Rising concern of CAATSA sanctions if Indonesian buys Su-35 and recent intrusion by Chinese Navy into Indonesian exclusion economic zones, Indonesia turns to France to enhance it’s military capability to deter China venturing into Indonesian littoral zone. Indonesia seeks to achieve technological and qualitative superiority over China which is flexing its muscles in the South China Sea, learnt GDC quoting the Jakarta Post.
The Chinese Navy recently escorted fishing boats around the Natuna Islands in the South China Sea which is part of exclusive economic zone of Indonesia prompting Indonesian Defense Minister Prabowo Subianto to meet his French counterpart Florence Parly in France last week to discuss an advanced defense cooperation treaty between both nations.
French Ambassador to Indonesia Corinne BreuzÃ said that France was open to all cooperation possibilities involving French aircraft maker Dassault Aviation and state-owned aircraft maker PT Dirgantara Indonesia (PT DI).
“With the support of the French government, Dassault is open to any possibility of partnerships and transfer technology” she said in a prepared statement.
Other than technology transfer, she said that being 100 percent French, the Rafale would allow its users independence. ‘It is designed with Safran/Snecma for the engine, Thales for the avionics and MBDA for the armament,’ she said.
The Rafale jet fighters performed three flights for Indonesian Air Force pilots who flew on the Rafale B, taking the back seat.
Indonesia’s Ambassador to France Arrmanatha Nasir said there were plenty of opportunities to increase defense cooperation because the two nations enjoyed good bilateral relations and each had an independent foreign policy.
During Monday’s meeting, according to Arrmanatha, the two ministers agreed to strengthen their defense cooperation into a Defense Cooperation Agreement (DCA), which is expected to be reached this year and serve as a framework for future defense cooperation.
Now, Indonesia abandons its plan to buy Su-35 and seeks greater military cooperation with France with transfer of technology to Indonesia. Meanwhile, a interim solutions to counter further intrusion and quick delivery of fighter jets, Indonesia is also considering to purchase two squadrons of the Lockheed Martin F-16V Block 72 jets with APG-83 AESA radar.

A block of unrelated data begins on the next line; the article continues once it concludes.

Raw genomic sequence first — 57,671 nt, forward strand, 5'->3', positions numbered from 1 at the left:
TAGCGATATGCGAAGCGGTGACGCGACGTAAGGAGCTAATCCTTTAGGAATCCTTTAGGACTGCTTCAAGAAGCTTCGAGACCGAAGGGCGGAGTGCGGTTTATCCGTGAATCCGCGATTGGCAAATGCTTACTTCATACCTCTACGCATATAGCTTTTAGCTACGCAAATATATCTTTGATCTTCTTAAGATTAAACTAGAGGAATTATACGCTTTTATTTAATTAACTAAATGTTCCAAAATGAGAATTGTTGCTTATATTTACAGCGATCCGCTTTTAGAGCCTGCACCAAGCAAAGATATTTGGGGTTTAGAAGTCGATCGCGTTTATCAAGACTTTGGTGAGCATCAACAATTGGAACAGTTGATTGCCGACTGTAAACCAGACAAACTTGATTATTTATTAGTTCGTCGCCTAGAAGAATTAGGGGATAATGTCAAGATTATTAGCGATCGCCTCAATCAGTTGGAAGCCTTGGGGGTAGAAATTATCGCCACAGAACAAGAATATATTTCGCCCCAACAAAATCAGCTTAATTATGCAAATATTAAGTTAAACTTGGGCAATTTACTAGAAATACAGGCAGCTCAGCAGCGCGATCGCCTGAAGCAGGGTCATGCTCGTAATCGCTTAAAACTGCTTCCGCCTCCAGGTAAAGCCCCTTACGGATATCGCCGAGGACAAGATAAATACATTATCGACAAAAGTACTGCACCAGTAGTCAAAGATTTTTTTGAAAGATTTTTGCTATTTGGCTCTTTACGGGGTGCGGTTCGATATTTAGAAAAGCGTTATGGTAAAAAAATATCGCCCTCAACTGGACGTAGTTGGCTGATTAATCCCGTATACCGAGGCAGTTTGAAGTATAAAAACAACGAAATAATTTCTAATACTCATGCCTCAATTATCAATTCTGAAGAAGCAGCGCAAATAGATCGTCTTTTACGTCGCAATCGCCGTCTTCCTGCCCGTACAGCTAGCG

Jakarta is interested in acquiring 48 Rafale fighter jets, four Scorpene-class submarines armed with submarine-launched Exocet antiship missile and two Gowind-class corvettes with anti-air, area-denial and ASW capabilities, French publication LA Tribune said quoting defense ministry of France. The purchases are worth an estimated $25-$28 billion in a potential defense cooperation deal between the two countries to be signed later this year.
Jakarta and Paris has setup an working group among Naval Group, Dassault Aviation and the Indonesian Air Force and Indonesian Navy to study detailed proposals by France.
Indonesian Defense Minister Prabowo Subianto held a bilateral meeting with his French counterpart Florence Parly last Monday besides discussions with French defence firms such as Dassault Aviation, Thales, Naval Group and Nexter. Prabowo expressed hope that the French defense industry could help Indonesia to improve its defense capacity through technology transfers.
“As a country with an advanced defense industry, France can be a strategic partner in Indonesia’s efforts to modernize its weaponry defense system and accelerate the development of our national defense industry. This will support efforts to make the national defense industry a part of the ‘global production chain’. In this context, our defense minister placed special attention on the development of the defense industry when discussing defense cooperation,” a press statement from the Indonesian embassy in Paris said.
If the defense cooperation agreement comes through, Indonesia would quickly initiate the purchases, estimated to be worth an estimated $25 billion through an intergovernmental agreement between France and Indonesia.
France’s Naval Group has proposed sales of the Scorpene-class submarines either off-the-shelf or through a technology transfer (ToT) with the Indonesian group PT PAL.
‘We are not imposing anything; we are ready for discussion to define what is the optimized scheme of transfer of technology in the framework of the Rafale bid,’ Chabriol said.
Other than technology transfer, Chabriol emphasized that Indonesia would get total independence if it selected the Rafale because, as it is a 100-percent French product, Indonesia would not have to deal with a third party.
Another advantage of buying the Rafale, he added, was that it could be deployed with very minimal logistical support.
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